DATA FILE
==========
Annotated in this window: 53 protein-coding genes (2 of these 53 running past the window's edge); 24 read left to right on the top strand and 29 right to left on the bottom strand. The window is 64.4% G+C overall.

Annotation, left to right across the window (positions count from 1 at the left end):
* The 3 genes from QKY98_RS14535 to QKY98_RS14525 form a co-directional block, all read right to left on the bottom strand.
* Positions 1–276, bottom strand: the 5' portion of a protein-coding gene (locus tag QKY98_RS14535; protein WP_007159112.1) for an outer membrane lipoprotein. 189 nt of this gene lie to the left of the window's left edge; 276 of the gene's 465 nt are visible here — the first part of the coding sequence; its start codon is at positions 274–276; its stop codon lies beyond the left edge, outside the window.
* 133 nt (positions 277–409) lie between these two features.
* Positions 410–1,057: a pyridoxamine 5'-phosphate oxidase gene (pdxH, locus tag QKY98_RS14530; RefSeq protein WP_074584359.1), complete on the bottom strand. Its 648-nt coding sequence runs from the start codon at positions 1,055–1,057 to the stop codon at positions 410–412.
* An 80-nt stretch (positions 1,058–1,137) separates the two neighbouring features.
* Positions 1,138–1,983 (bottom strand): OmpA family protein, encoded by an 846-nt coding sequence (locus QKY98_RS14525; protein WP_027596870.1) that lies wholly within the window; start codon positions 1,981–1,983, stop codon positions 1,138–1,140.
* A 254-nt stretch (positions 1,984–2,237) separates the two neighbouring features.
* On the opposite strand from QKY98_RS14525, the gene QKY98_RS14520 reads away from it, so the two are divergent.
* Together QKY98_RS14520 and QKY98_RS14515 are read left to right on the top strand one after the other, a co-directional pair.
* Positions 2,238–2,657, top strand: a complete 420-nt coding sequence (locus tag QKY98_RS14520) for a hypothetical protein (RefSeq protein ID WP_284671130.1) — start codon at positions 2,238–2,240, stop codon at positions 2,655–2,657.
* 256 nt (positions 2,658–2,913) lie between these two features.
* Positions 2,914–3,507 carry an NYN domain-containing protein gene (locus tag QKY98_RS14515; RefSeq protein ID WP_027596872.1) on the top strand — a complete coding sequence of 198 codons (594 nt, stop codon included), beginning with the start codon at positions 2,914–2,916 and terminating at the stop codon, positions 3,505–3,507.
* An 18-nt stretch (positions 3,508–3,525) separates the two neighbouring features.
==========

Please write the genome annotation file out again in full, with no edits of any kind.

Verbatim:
Annotated in this window: 53 protein-coding genes (2 of these 53 running past the window's edge); 24 read left to right on the top strand and 29 right to left on the bottom strand. The window is 64.4% G+C overall.

Annotation, left to right across the window (positions count from 1 at the left end):
* The 3 genes from QKY98_RS14535 to QKY98_RS14525 form a co-directional block, all read right to left on the bottom strand.
* Positions 1–276, bottom strand: the 5' portion of a protein-coding gene (locus tag QKY98_RS14535; protein WP_007159112.1) for an outer membrane lipoprotein. 189 nt of this gene lie to the left of the window's left edge; 276 of the gene's 465 nt are visible here — the first part of the coding sequence; its start codon is at positions 274–276; its stop codon lies beyond the left edge, outside the window.
* 133 nt (positions 277–409) lie between these two features.
* Positions 410–1,057: a pyridoxamine 5'-phosphate oxidase gene (pdxH, locus tag QKY98_RS14530; RefSeq protein WP_074584359.1), complete on the bottom strand. Its 648-nt coding sequence runs from the start codon at positions 1,055–1,057 to the stop codon at positions 410–412.
* An 80-nt stretch (positions 1,058–1,137) separates the two neighbouring features.
* Positions 1,138–1,983 (bottom strand): OmpA family protein, encoded by an 846-nt coding sequence (locus QKY98_RS14525; protein WP_027596870.1) that lies wholly within the window; start codon positions 1,981–1,983, stop codon positions 1,138–1,140.
* A 254-nt stretch (positions 1,984–2,237) separates the two neighbouring features.
* On the opposite strand from QKY98_RS14525, the gene QKY98_RS14520 reads away from it, so the two are divergent.
* Together QKY98_RS14520 and QKY98_RS14515 are read left to right on the top strand one after the other, a co-directional pair.
* Positions 2,238–2,657, top strand: a complete 420-nt coding sequence (locus tag QKY98_RS14520) for a hypothetical protein (RefSeq protein ID WP_284671130.1) — start codon at positions 2,238–2,240, stop codon at positions 2,655–2,657.
* 256 nt (positions 2,658–2,913) lie between these two features.
* Positions 2,914–3,507 carry an NYN domain-containing protein gene (locus tag QKY98_RS14515; RefSeq protein ID WP_027596872.1) on the top strand — a complete coding sequence of 198 codons (594 nt, stop codon included), beginning with the start codon at positions 2,914–2,916 and terminating at the stop codon, positions 3,505–3,507.
* An 18-nt stretch (positions 3,508–3,525) separates the two neighbouring features.